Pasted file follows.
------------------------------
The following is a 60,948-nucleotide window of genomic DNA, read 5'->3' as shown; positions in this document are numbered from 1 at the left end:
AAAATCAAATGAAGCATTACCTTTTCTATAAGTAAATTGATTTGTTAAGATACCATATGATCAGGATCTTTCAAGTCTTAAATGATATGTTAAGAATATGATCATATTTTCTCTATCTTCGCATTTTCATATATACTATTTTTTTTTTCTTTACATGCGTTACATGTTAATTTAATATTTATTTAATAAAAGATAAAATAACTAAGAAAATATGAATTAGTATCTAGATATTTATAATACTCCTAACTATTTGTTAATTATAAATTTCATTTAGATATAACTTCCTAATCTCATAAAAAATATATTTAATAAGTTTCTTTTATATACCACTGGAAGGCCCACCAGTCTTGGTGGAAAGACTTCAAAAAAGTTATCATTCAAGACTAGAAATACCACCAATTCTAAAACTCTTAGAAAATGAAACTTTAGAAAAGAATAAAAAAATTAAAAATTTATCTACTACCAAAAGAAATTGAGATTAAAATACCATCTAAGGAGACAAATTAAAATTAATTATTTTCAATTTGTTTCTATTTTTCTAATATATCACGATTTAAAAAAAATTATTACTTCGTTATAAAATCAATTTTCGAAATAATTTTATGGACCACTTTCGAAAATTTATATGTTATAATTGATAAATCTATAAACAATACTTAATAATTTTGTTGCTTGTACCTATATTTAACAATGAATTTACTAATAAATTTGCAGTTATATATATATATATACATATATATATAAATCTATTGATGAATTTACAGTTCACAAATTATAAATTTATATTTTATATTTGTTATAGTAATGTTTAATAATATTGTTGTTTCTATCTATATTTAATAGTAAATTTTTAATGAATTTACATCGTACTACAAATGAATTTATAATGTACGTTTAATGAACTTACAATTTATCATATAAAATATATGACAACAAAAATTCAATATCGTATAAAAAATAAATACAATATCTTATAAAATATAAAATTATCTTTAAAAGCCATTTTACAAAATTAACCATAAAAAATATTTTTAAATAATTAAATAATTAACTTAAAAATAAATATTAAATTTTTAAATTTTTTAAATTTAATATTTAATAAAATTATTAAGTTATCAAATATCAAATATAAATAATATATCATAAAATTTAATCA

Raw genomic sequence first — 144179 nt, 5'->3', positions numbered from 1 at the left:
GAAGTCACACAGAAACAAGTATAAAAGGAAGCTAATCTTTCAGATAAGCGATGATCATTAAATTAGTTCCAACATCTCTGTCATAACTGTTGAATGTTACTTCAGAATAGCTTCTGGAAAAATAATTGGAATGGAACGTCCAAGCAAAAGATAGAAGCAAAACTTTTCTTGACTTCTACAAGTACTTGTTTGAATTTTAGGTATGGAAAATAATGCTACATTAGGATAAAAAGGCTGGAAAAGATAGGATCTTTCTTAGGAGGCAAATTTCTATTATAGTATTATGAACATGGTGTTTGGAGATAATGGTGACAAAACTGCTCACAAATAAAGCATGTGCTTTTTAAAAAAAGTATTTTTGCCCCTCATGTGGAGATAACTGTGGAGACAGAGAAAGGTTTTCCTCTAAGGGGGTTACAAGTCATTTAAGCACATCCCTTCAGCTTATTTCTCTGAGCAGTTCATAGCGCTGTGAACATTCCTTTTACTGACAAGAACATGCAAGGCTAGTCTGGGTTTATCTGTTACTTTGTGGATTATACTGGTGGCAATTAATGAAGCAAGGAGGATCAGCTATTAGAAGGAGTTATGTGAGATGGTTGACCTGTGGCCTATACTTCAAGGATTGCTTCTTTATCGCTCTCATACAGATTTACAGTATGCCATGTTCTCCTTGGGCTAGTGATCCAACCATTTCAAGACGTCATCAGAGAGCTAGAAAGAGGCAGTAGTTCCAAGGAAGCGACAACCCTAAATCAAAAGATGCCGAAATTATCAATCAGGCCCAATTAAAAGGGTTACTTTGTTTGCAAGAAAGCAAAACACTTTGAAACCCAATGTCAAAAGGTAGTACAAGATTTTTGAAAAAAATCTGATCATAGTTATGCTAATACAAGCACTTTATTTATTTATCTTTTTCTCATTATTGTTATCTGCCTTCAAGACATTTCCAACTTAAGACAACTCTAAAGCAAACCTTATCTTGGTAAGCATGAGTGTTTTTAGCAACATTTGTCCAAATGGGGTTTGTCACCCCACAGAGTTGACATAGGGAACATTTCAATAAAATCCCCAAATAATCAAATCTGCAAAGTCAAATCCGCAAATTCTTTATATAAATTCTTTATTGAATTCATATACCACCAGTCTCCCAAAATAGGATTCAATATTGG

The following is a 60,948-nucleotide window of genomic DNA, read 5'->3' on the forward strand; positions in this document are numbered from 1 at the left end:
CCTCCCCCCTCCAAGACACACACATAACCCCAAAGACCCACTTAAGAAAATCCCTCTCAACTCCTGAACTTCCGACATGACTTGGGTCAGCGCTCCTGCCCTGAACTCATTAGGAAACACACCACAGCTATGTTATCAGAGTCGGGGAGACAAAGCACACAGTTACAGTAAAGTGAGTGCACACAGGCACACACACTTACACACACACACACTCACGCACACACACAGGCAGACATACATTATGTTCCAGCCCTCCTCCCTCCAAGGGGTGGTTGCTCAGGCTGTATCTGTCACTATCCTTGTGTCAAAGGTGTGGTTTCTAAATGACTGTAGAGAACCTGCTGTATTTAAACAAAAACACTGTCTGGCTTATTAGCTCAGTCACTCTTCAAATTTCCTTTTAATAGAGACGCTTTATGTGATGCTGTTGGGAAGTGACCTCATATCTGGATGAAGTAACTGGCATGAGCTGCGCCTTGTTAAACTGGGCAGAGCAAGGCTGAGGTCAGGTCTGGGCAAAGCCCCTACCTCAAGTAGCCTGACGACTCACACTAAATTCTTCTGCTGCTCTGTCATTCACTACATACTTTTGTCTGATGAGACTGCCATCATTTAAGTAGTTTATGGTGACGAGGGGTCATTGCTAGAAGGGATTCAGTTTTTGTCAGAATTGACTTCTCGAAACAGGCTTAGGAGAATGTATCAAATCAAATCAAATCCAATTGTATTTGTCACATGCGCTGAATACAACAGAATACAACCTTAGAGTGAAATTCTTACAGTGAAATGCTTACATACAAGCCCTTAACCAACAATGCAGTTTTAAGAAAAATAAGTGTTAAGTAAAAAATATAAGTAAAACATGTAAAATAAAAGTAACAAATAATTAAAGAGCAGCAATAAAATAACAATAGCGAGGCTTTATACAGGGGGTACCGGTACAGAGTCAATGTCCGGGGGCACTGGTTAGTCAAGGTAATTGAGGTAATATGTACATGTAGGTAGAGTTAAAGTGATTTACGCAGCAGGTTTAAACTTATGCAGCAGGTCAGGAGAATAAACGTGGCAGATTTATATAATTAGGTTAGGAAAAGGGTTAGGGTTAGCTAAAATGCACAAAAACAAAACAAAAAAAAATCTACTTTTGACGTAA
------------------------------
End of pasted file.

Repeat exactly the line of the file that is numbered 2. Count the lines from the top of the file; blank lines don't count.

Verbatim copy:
AAAATCAAATGAAGCATTACCTTTTCTATAAGTAAATTGATTTGTTAAGATACCATATGATCAGGATCTTTCAAGTCTTAAATGATATGTTAAGAATATGATCATATTTTCTCTATCTTCGCATTTTCATATATACTATTTTTTTTTTCTTTACATGCGTTACATGTTAATTTAATATTTATTTAATAAAAGATAAAATAACTAAGAAAATATGAATTAGTATCTAGATATTTATAATACTCCTAACTATTTGTTAATTATAAATTTCATTTAGATATAACTTCCTAATCTCATAAAAAATATATTTAATAAGTTTCTTTTATATACCACTGGAAGGCCCACCAGTCTTGGTGGAAAGACTTCAAAAAAGTTATCATTCAAGACTAGAAATACCACCAATTCTAAAACTCTTAGAAAATGAAACTTTAGAAAAGAATAAAAAAATTAAAAATTTATCTACTACCAAAAGAAATTGAGATTAAAATACCATCTAAGGAGACAAATTAAAATTAATTATTTTCAATTTGTTTCTATTTTTCTAATATATCACGATTTAAAAAAAATTATTACTTCGTTATAAAATCAATTTTCGAAATAATTTTATGGACCACTTTCGAAAATTTATATGTTATAATTGATAAATCTATAAACAATACTTAATAATTTTGTTGCTTGTACCTATATTTAACAATGAATTTACTAATAAATTTGCAGTTATATATATATATATACATATATATATAAATCTATTGATGAATTTACAGTTCACAAATTATAAATTTATATTTTATATTTGTTATAGTAATGTTTAATAATATTGTTGTTTCTATCTATATTTAATAGTAAATTTTTAATGAATTTACATCGTACTACAAATGAATTTATAATGTACGTTTAATGAACTTACAATTTATCATATAAAATATATGACAACAAAAATTCAATATCGTATAAAAAATAAATACAATATCTTATAAAATATAAAATTATCTTTAAAAGCCATTTTACAAAATTAACCATAAAAAATATTTTTAAATAATTAAATAATTAACTTAAAAATAAATATTAAATTTTTAAATTTTTTAAATTTAATATTTAATAAAATTATTAAGTTATCAAATATCAAATATAAATAATATATCATAAAATTTAATCA